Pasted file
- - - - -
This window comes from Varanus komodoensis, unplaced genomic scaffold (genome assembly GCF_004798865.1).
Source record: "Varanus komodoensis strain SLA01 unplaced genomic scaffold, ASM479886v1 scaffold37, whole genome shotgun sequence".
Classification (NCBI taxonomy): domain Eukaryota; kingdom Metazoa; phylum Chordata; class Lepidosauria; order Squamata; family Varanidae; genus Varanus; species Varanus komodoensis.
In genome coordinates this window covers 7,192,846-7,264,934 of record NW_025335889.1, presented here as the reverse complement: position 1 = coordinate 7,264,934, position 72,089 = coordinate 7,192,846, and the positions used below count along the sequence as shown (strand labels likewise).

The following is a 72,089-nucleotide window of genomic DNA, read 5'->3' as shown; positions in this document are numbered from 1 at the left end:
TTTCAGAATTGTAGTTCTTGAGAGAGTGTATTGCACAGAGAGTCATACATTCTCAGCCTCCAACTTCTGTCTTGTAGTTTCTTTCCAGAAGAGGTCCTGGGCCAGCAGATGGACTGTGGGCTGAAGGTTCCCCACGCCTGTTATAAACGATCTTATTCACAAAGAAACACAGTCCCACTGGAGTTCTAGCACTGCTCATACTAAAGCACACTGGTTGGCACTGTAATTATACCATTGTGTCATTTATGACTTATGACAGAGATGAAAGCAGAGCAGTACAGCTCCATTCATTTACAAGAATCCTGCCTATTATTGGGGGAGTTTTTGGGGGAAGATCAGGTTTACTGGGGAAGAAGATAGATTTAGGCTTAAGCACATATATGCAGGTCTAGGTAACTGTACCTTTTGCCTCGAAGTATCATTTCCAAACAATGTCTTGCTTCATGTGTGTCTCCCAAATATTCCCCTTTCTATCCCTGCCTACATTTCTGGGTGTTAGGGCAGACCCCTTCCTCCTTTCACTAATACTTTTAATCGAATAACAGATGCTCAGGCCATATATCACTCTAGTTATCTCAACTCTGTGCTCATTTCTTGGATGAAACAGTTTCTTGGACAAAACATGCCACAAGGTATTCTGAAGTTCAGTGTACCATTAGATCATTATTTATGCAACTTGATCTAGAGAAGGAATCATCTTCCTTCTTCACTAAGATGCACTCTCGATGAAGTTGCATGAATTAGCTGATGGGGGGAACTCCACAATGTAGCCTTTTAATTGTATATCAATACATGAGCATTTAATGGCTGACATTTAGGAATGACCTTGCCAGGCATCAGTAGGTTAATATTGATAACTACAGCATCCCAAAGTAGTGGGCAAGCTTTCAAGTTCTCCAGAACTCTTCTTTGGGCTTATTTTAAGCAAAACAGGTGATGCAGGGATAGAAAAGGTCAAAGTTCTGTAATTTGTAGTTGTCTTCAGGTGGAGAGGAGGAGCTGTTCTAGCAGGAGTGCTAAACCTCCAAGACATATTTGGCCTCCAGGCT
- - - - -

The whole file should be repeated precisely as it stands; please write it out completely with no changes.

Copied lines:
This window comes from Varanus komodoensis, unplaced genomic scaffold (genome assembly GCF_004798865.1).
Source record: "Varanus komodoensis strain SLA01 unplaced genomic scaffold, ASM479886v1 scaffold37, whole genome shotgun sequence".
Classification (NCBI taxonomy): domain Eukaryota; kingdom Metazoa; phylum Chordata; class Lepidosauria; order Squamata; family Varanidae; genus Varanus; species Varanus komodoensis.
In genome coordinates this window covers 7,192,846-7,264,934 of record NW_025335889.1, presented here as the reverse complement: position 1 = coordinate 7,264,934, position 72,089 = coordinate 7,192,846, and the positions used below count along the sequence as shown (strand labels likewise).

The following is a 72,089-nucleotide window of genomic DNA, read 5'->3' as shown; positions in this document are numbered from 1 at the left end:
TTTCAGAATTGTAGTTCTTGAGAGAGTGTATTGCACAGAGAGTCATACATTCTCAGCCTCCAACTTCTGTCTTGTAGTTTCTTTCCAGAAGAGGTCCTGGGCCAGCAGATGGACTGTGGGCTGAAGGTTCCCCACGCCTGTTATAAACGATCTTATTCACAAAGAAACACAGTCCCACTGGAGTTCTAGCACTGCTCATACTAAAGCACACTGGTTGGCACTGTAATTATACCATTGTGTCATTTATGACTTATGACAGAGATGAAAGCAGAGCAGTACAGCTCCATTCATTTACAAGAATCCTGCCTATTATTGGGGGAGTTTTTGGGGGAAGATCAGGTTTACTGGGGAAGAAGATAGATTTAGGCTTAAGCACATATATGCAGGTCTAGGTAACTGTACCTTTTGCCTCGAAGTATCATTTCCAAACAATGTCTTGCTTCATGTGTGTCTCCCAAATATTCCCCTTTCTATCCCTGCCTACATTTCTGGGTGTTAGGGCAGACCCCTTCCTCCTTTCACTAATACTTTTAATCGAATAACAGATGCTCAGGCCATATATCACTCTAGTTATCTCAACTCTGTGCTCATTTCTTGGATGAAACAGTTTCTTGGACAAAACATGCCACAAGGTATTCTGAAGTTCAGTGTACCATTAGATCATTATTTATGCAACTTGATCTAGAGAAGGAATCATCTTCCTTCTTCACTAAGATGCACTCTCGATGAAGTTGCATGAATTAGCTGATGGGGGGAACTCCACAATGTAGCCTTTTAATTGTATATCAATACATGAGCATTTAATGGCTGACATTTAGGAATGACCTTGCCAGGCATCAGTAGGTTAATATTGATAACTACAGCATCCCAAAGTAGTGGGCAAGCTTTCAAGTTCTCCAGAACTCTTCTTTGGGCTTATTTTAAGCAAAACAGGTGATGCAGGGATAGAAAAGGTCAAAGTTCTGTAATTTGTAGTTGTCTTCAGGTGGAGAGGAGGAGCTGTTCTAGCAGGAGTGCTAAACCTCCAAGACATATTTGGCCTCCAGGCT